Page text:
In today’s world, it is often hard to trust where we get our news from due to the many instances of fake news, bias, and political greed that now seem to take over so many news channels. How we get our news has changed a significant amount due to our country’s technological advancement over the years. Very few people get their news from newspapers, and instead use their many devices to catch up. Despite this change from paper to screen, older Americans tend to prefer, and in fact still use, newspapers for their news, trying to avoid politics and other foolish online content. But younger generations use their devices for news along with everything else. This is when the term fake news comes into play. As the world around us becomes even more disastrous, with global warming, racism, hate, etc., the more people think they have the right to twist the news. You would think people would not fall prey to this “twisting of the news” known as fake news, but the more foolishness we see online, the more we believe. Now, this cycle of fake news expands, causing more people to do it and making more people believe it. This then adds greater levels of fear into citizen’s lives. We slowly start to lose our trust, and our ability to decipher right from wrong, true from false. At first, the term fake news does not seem that daunting, but the long term effects that it has on societies should scare you. How will you know what is really true or not? For when you turn on your device or television, all they are feeding you is lies. Forbes’ Jim Moore discuses the newspaper and how “the printed paper is still my ultimate refuge. It makes me feel connected to the editorialists, the columnists, the reporters, the obituaries, the comics, the stock market reports, in a way electrons can’t.” Junior Nirekh Dasika also highlights how fake news can be linked to specific people, especially politicians; “[fake news] is associated with Donald Trump.” Dasika also explains, “It is just biased news and I think a lot of modern day news, if not all, is biased enough to be fake and neither because both are heavily edited and for an agenda of a political party.”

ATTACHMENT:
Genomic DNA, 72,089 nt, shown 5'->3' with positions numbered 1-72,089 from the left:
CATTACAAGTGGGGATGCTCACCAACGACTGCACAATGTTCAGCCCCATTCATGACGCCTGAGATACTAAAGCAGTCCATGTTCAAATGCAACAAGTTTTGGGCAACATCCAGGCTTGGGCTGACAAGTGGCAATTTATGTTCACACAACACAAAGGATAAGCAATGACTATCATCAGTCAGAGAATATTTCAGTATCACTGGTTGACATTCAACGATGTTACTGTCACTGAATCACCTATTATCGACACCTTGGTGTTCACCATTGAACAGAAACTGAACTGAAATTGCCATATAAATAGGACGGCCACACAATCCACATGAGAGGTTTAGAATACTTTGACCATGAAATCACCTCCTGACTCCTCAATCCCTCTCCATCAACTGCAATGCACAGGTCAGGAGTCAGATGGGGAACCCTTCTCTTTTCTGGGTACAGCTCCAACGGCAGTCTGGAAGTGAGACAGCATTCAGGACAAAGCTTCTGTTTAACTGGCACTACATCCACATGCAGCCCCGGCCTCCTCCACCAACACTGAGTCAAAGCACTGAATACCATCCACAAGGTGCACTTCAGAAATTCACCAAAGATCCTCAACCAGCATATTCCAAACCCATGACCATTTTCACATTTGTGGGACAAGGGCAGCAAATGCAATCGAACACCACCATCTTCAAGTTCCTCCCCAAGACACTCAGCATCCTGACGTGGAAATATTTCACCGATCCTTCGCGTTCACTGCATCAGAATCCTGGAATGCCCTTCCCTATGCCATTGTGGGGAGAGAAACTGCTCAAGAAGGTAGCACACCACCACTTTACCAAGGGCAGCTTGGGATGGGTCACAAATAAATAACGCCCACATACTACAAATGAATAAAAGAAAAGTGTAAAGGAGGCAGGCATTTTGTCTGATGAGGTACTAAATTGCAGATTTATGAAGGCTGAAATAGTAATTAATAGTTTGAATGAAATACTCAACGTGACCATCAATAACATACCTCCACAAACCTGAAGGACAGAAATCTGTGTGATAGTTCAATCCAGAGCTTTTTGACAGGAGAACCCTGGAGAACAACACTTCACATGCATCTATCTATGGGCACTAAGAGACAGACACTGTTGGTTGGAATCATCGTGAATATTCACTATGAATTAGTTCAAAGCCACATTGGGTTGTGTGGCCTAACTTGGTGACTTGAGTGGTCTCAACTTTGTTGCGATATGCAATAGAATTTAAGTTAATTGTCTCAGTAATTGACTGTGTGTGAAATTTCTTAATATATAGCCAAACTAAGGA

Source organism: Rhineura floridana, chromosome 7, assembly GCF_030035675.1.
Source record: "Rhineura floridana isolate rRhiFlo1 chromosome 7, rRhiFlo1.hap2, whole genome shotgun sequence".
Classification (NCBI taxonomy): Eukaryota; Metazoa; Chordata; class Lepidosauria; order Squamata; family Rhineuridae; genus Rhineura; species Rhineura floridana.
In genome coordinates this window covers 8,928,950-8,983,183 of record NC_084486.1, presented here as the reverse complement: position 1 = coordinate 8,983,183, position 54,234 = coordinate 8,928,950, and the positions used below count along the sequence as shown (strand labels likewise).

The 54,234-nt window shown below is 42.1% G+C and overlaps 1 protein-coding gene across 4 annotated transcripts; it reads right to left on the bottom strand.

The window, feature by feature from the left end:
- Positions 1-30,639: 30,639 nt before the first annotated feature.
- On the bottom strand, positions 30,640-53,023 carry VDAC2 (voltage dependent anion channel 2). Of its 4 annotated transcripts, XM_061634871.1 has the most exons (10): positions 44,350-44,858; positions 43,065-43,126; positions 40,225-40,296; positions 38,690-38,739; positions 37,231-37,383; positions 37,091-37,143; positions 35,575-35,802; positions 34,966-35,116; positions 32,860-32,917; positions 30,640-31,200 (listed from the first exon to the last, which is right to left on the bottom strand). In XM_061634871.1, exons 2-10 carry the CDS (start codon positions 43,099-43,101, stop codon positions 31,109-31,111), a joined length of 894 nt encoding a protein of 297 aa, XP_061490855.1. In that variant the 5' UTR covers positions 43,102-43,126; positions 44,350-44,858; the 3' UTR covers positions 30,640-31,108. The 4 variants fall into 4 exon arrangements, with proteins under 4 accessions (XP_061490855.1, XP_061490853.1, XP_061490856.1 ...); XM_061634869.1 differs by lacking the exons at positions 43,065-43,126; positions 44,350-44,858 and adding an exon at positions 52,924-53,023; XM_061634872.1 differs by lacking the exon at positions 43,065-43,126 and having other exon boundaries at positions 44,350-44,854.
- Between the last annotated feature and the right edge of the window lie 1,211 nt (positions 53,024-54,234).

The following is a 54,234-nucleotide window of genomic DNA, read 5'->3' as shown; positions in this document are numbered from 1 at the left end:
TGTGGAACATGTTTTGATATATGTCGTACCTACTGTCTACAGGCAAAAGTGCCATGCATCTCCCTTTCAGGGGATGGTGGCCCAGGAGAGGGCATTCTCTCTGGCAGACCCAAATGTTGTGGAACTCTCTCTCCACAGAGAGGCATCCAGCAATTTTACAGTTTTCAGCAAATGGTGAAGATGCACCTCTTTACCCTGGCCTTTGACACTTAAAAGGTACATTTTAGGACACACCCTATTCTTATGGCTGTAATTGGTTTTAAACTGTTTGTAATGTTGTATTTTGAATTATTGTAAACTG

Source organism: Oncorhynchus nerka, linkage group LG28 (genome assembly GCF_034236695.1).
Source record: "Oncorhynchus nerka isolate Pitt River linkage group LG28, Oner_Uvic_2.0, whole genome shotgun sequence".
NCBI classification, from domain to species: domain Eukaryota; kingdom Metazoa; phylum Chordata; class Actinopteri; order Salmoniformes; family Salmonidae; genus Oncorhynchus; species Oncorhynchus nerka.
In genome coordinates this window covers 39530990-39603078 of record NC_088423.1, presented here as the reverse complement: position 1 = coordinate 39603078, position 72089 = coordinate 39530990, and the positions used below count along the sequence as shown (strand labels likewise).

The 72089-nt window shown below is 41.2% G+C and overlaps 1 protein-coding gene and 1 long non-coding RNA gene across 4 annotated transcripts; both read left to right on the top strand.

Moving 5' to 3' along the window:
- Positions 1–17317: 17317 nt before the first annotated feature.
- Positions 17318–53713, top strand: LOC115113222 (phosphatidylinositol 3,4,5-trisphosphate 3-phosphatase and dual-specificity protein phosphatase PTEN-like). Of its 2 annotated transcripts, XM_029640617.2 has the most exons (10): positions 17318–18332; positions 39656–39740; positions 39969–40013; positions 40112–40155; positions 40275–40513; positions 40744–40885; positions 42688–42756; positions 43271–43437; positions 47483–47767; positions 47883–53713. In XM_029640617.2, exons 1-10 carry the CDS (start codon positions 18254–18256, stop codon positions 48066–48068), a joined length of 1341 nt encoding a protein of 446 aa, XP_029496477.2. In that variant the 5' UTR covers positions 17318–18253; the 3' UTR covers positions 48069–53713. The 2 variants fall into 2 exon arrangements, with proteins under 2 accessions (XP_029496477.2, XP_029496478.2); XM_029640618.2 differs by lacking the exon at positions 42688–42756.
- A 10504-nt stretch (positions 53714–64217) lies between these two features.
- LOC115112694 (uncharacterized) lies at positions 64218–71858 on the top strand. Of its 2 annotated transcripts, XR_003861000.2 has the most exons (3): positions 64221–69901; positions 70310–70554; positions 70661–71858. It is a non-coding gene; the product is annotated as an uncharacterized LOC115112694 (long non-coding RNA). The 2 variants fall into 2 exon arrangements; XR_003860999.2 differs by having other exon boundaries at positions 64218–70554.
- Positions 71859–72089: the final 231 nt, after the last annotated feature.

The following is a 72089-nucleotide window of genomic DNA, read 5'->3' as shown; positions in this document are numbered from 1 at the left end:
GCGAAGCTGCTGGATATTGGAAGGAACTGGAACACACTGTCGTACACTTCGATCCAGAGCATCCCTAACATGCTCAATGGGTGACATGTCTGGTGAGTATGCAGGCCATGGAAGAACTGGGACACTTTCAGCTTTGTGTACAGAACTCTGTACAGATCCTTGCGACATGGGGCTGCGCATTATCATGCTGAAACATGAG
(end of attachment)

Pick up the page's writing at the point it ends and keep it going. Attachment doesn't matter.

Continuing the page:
Hickey states, “In regards to fake news, I would rather read a newspaper because it seems more accurate.” Pew Research Center states that, “Only about two-in-ten Americans (22%) trust the information they get from local news organizations a lot, whether online or offline, and 18% say the same of national organizations, slightly higher than the 14% who say this of the information they get from their friends and family.” Maybe it is time we put down our screens and started to receive our news from the newspaper. Whether or not we care where we get our news from, it is still important that we take time away from the lies and the fears that come with the modern world, and read. We need to successfully differentiate right from wrong, true from false, so we do not eventually lose our successful civilizations to something as stupid as fake news.